120" Matt White/Black Spandex with Benq W1080ST - What a great combination! - AVS Forum
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post #1 of 10 Old 01-12-2014, 02:59 PM - Thread Starter
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I ended up building my own 120" screen with matt white and black spandex!
I'm very impressed with the result.

This was made from a timber frame of 90x35mm with some right-angle supports on the back of the frame and inside corners to lock the frame square and a couple large right-angle supports from the floor to the back of the screen uprights to keep it upright. The L-frame support on the floor is secured to the skirting board behind to keep it square and secure.

Screen material is 1.5M x 2.6M matt white spandex on the front and matt black spandex stapled to the rear of the frame. The black on the back is to catch the stray light from the back of the screen and stop it reflecting off the walls and back onto the screen.

I used spandex to make the screen acoustically transparent so the front speakers can sit behind the screen.
I blacked out the windows with builders plastic because its a dedicated cinema room.

Fronts are 2 x 10" Velodyne Subs that you can see at each edge of the screen, with matching floor standing Sony SS-X70ED speakers for front L/R on top of Subs, plus sides and rear surrounds and a SS-CNX70ED centre. (7.2 surround)

3D gaming is awesome as are movies and my hi-res audio collection!

I still have a few final touches to make with some more spandex blackout below the screen and black felt surrounding the edge of the screen. oh and a more permanent centre speaker stand.

Pics - Ill take some more close ups and behind the screen later.
http://sdrv.ms/1iDjuD0

$130 for 4M of spandex in matt black and matt white
~$40 for timber
~$30 for brackets and screws
Overall about $200!
Im in Australia and ordered the spandex from Remnant warehouse at $16.95/m
http://www.theremnantwarehouse.com.au/index.php?page=shop.product_details&flypage=flypage.tpl&product_id=156&category_id=128&option=com_virtuemart&Itemid=103
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post #2 of 10 Old 01-13-2014, 03:30 AM - Thread Starter
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I did a quick rough manual calibration with a CA811 light meter and Im averaging about 18fc 100 IRE White in cinema mode (25 centre and 17 on the extreme edge)
Color Temp Normal
Brilliant Color on
Gamma 2.2 measured
Brightness 51
Contrast 50
Lamp Economic
Red Gain 107
Green Gain 100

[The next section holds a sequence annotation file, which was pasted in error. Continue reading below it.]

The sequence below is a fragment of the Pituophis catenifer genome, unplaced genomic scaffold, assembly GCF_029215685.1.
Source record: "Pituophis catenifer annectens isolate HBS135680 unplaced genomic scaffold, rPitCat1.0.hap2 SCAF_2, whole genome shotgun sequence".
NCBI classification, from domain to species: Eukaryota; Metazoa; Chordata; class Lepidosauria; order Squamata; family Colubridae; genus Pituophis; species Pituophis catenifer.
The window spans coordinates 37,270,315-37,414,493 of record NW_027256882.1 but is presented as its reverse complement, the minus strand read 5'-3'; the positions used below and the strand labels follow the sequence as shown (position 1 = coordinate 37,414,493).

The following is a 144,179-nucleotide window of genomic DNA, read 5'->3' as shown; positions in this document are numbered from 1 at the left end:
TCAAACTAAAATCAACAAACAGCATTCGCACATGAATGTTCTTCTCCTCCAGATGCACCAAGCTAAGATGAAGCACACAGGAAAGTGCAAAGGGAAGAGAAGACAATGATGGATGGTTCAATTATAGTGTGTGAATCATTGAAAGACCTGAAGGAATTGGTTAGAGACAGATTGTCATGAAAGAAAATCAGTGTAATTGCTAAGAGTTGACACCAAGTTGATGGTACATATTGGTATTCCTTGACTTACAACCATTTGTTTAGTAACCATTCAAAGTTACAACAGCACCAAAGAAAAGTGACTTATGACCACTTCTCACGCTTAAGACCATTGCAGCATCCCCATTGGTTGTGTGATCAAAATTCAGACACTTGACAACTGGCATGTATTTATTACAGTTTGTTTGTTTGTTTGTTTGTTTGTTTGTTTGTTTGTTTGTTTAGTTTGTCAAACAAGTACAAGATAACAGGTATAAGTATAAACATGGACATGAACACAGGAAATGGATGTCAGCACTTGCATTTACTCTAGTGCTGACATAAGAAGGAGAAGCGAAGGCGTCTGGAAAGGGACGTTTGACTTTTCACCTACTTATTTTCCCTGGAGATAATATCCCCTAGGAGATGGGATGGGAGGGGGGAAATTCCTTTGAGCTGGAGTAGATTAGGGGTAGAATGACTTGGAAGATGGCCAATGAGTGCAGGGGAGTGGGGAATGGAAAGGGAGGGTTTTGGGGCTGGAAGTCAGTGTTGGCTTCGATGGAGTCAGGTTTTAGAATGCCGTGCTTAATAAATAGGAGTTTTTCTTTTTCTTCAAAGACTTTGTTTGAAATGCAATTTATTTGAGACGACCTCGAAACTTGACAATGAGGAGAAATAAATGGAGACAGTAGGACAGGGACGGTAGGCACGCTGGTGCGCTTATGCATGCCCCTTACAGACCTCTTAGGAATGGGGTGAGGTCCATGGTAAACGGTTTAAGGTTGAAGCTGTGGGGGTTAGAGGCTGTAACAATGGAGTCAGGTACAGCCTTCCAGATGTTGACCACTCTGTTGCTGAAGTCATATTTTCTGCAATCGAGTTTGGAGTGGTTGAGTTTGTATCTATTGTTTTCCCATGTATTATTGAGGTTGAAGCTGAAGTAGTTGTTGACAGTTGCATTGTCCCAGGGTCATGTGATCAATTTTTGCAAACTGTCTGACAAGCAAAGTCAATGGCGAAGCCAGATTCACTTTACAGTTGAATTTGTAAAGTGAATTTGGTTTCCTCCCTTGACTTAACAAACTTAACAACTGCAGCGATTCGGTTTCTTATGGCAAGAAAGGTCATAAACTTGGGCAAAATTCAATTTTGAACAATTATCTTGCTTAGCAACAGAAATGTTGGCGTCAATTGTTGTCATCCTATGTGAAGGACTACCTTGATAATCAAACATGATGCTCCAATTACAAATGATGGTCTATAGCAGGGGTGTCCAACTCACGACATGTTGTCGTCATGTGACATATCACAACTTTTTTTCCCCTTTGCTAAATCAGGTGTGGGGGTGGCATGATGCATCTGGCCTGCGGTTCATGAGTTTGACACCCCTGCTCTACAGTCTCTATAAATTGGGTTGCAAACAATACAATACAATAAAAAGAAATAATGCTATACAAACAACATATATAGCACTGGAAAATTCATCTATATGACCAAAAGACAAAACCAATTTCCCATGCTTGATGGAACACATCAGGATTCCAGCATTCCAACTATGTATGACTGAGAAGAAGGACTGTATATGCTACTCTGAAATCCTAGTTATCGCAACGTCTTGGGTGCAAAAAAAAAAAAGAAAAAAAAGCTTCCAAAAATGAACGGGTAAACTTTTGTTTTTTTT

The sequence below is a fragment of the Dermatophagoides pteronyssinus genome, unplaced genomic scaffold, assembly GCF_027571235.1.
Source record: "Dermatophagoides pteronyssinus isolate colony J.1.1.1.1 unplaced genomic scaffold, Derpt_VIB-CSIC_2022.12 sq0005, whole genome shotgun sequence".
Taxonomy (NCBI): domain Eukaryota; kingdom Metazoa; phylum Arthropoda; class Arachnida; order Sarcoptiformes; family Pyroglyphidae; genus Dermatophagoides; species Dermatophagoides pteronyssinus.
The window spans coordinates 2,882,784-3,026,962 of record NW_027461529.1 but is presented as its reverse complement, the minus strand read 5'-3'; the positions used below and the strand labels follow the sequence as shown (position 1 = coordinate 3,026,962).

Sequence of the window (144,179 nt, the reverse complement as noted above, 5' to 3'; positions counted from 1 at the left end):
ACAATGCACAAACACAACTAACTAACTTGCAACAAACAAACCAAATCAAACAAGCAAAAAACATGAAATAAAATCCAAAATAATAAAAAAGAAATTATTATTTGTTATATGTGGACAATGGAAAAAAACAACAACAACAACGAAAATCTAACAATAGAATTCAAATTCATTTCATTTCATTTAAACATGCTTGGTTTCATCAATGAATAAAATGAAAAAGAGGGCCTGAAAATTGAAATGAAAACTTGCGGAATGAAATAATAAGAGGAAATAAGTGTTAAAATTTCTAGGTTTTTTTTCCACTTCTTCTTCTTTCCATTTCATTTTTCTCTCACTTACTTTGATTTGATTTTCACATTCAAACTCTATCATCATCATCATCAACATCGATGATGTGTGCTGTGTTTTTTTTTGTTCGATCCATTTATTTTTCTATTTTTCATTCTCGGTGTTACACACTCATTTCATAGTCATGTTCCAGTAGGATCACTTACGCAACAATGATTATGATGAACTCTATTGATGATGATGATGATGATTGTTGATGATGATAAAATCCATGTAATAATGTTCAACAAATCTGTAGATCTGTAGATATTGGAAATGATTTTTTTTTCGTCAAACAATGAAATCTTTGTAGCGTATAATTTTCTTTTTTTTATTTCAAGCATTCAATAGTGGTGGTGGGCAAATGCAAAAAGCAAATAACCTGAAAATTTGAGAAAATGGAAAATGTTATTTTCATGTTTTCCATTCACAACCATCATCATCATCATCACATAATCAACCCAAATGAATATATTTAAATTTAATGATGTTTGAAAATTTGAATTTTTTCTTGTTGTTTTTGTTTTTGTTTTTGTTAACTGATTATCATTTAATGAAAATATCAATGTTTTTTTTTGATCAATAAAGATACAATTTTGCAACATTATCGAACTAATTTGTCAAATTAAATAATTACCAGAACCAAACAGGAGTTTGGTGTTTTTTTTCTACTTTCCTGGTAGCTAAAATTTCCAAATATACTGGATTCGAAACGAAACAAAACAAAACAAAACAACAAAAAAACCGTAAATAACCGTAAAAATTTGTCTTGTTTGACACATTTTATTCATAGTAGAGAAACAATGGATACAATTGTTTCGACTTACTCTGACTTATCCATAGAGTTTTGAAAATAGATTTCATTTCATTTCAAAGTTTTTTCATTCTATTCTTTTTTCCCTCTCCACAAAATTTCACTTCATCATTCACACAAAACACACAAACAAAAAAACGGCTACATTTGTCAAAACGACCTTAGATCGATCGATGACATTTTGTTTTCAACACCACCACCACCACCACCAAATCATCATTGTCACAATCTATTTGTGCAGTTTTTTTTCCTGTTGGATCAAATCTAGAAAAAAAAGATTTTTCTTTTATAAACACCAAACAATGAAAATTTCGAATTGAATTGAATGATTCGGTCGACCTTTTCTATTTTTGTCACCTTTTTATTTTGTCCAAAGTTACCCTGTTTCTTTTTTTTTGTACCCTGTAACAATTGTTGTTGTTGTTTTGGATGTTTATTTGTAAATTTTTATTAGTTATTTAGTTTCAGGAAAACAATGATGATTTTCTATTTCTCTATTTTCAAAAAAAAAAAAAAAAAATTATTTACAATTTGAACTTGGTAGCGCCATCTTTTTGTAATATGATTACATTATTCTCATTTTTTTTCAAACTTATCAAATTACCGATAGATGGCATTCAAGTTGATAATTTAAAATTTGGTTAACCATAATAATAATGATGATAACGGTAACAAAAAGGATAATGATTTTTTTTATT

Blue Gain 100
Red Offset 256
Green Offset 256
Blue Offset 256
HDMI video mode (not PC mode)

Amazing!!!!!!!!!
1 layer of white is plenty for this projector and the black being 3.5cm behind the white on the back of the frame means it doesn't "grey" the image too much but the black spandex still improves blacks a touch.
I didn't take any photos of it but I was testing earlier in construction and I could see stray ambient light behind the screen reflecting off the back wall back onto the screen in dark scenes before I finished covering the back.
With the room light on and projector off you can see the difference between the white edge of the frame and the black spandex behind giving a slight grey look.
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post #3 of 10 Old 01-20-2014, 05:41 AM - Thread Starter
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I took some more shots with the projector properly calibrated now and with a bit more work done on the screen.
I made the screen black surround from black plush car carpet from a 1M wide strip and 3M long. I cut it into strips to fit around the edge of the screen and double sided velcro'd it on.

Here's some shots to show off the calibration and the contrast, dynamic range, colour saturation and some shots of my screen construction. Sorry its hard to photograph the back of the screen now its all mounted.
I used a Canon 5DMk II with 16-24mm F2.8 lens mounted on tripod. I took 2 shots of each still, one with camera measured exposure which sometimes over exposed and 1 shot with 1 stop under exposure which was more representative of what I saw in terms of brightness and colour. Most of the shots I have posted here are the 1 stop under shots.